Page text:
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Shakespeare in Court: The case of Christopher Mountjoy Versus Stephen Bellott

From Halleck's New English Literature by Reuben Post Halleck. New York: American Book Company, 1913.

In the first decade of the twentieth century, Professor C. W. Wallace discovered in the London Record Office a romantic story in which Shakespeare was an important figure. This story opens in the year 1598 in the London house of a French Huguenot, Christopher Mountjoy, wig-maker, with whom Shakespeare lived. Mountjoy took as apprentice for six years, Stephen Bellott, a young Frenchman. Beside him worked Mary Mountjoy, the proprietor's only daughter, who looked with favor upon the young apprentice. At the end of his apprenticeship Stephen left without proposing marriage to Mary; but on his return Mrs. Mountjoy asked Shakespeare to make a match between Stephen and Mary, a task in which he was successful.

Seven and a half years later Shakespeare was called into court to testify to all the facts leading to the marriage. After a family quarrel, Mr. Mountjoy declared that he would never leave Stephen and Mary a groat, and the son-in-law brought suit for a dowry. Shakespeare's testimony shows that he remembered Mrs. Mountjoy's commission and the part that he played in mating the pair, but he forgot the amount of the dowry and when it was to be paid. The puzzled court turned the matter over for settlement to the French church in London, but it is not known what decision was reached.

The documents in the case show that Shakespeare was on familiar terms with tradesmen, that they thought well of him, that he was willing to undertake to try to make two people happy, and that he lived in the Mountjoy house at the corner of Silver and Monkwell streets. During the period of Stephen's apprenticeship (1598-1604), Shakespeare wrote some of his greatest plays, such as Hamlet and Othello. From its connection with Shakespeare, this is the most important corner in London for literary associations.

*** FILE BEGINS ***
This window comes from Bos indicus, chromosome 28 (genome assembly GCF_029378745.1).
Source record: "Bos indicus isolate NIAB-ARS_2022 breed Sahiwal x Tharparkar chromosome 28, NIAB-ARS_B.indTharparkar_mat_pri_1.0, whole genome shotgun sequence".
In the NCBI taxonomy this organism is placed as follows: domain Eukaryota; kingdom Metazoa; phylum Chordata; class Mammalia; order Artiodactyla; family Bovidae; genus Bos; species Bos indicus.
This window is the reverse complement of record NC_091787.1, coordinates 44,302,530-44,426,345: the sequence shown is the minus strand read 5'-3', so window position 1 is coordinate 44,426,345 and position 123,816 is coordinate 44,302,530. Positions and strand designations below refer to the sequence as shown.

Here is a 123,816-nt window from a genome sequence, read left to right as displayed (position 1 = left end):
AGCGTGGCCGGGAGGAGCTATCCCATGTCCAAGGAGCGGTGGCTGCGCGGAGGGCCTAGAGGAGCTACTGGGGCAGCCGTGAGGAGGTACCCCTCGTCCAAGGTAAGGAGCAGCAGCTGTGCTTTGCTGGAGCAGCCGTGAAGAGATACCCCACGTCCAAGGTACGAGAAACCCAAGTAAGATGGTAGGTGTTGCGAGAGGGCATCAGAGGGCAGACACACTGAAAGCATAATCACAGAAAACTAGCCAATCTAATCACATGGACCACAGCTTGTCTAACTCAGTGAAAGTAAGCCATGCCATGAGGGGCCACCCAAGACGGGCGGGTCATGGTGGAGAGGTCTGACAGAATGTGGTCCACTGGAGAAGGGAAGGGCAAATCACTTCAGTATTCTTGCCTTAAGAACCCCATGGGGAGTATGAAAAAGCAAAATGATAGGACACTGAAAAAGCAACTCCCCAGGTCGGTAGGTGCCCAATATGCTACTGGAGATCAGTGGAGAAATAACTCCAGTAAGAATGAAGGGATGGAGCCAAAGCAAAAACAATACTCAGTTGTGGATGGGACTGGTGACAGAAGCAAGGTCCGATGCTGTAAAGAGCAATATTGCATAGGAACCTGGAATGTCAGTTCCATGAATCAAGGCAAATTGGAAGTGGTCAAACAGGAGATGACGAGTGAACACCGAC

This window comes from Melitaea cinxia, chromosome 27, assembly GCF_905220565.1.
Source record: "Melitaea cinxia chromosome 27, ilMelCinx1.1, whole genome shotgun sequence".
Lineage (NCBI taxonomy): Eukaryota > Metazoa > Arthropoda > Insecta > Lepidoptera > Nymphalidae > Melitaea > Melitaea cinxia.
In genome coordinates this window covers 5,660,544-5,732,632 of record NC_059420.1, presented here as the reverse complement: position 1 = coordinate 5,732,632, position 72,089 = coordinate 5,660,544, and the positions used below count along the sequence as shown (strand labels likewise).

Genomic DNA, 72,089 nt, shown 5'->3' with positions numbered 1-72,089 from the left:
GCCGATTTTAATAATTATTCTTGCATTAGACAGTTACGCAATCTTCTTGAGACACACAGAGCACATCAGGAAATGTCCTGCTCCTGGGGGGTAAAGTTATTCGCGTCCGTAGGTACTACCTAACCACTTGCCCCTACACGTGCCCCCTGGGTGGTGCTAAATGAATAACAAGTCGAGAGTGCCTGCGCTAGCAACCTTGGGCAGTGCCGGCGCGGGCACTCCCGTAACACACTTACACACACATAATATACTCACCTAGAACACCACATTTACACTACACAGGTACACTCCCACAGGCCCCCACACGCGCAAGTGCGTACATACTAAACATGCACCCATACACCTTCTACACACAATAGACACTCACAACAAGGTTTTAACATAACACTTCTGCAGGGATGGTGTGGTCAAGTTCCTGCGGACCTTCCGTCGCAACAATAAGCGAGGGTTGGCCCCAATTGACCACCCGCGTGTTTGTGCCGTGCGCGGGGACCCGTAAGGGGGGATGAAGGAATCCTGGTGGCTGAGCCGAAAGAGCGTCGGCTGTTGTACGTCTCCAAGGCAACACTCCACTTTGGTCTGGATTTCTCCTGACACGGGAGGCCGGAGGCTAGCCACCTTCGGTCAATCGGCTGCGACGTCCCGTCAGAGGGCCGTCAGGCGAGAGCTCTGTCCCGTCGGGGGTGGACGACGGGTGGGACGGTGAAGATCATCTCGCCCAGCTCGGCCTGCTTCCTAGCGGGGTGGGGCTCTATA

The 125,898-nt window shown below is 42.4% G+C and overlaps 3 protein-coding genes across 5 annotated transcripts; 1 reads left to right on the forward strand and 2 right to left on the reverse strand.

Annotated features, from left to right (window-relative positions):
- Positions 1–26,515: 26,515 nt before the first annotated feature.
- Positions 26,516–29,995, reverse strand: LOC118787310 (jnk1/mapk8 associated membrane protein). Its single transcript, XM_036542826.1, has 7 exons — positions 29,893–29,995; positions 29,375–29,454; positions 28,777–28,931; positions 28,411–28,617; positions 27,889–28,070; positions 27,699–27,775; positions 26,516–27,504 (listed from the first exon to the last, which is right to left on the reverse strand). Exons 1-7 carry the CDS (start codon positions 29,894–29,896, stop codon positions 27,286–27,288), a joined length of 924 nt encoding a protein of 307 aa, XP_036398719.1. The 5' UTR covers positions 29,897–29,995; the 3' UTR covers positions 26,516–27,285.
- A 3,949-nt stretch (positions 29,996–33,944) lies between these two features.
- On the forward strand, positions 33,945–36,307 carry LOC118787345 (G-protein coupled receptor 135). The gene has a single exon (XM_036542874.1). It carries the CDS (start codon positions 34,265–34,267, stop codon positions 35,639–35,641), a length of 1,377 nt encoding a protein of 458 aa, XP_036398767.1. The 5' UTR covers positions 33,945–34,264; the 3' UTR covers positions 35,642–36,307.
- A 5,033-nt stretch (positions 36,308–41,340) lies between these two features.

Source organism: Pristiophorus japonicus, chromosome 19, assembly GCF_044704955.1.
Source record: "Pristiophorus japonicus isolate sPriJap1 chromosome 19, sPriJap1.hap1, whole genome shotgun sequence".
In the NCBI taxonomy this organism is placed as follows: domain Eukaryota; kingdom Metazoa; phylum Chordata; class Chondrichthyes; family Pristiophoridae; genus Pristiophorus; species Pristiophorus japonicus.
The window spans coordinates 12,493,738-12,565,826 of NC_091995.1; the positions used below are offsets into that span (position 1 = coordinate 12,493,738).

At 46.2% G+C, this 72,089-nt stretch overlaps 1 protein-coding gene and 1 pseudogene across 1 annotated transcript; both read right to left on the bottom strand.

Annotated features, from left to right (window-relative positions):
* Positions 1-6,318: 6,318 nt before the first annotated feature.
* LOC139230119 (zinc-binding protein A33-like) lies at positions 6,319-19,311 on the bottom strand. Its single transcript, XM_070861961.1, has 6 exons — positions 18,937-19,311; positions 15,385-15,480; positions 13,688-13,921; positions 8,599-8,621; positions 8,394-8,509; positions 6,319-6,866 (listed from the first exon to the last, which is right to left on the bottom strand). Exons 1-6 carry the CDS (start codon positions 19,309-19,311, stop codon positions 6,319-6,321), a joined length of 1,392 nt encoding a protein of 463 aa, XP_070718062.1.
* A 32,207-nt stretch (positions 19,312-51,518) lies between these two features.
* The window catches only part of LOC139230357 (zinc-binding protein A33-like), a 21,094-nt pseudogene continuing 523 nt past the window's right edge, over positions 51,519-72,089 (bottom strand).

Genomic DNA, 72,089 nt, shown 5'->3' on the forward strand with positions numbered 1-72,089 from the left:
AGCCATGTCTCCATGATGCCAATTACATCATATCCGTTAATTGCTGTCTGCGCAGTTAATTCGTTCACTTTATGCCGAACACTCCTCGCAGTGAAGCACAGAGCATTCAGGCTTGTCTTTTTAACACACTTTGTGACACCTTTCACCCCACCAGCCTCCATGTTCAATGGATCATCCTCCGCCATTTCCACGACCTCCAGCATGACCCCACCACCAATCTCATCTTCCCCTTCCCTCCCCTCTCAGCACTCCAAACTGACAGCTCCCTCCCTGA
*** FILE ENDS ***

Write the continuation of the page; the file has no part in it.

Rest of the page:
Wallace also found documents showing that Shakespeare owned at the time of his death a one-seventh interest in the Blackfriars Theater (p. 167) and a one-fourteenth interest in the Globe. The hitherto unknown fact that he continued to hold to the end of his life these important interests, requiring such skilled supervision, makes more doubtful the former assumption that he spent the last years of his life entirely at Stratford.

How to cite this article:
Halleck, Reuben Post. Halleck's New English Literature. New York: American Book Company, 1913. Shakespeare Online. 20 Feb. 2011. (date when you accessed the information) < >.

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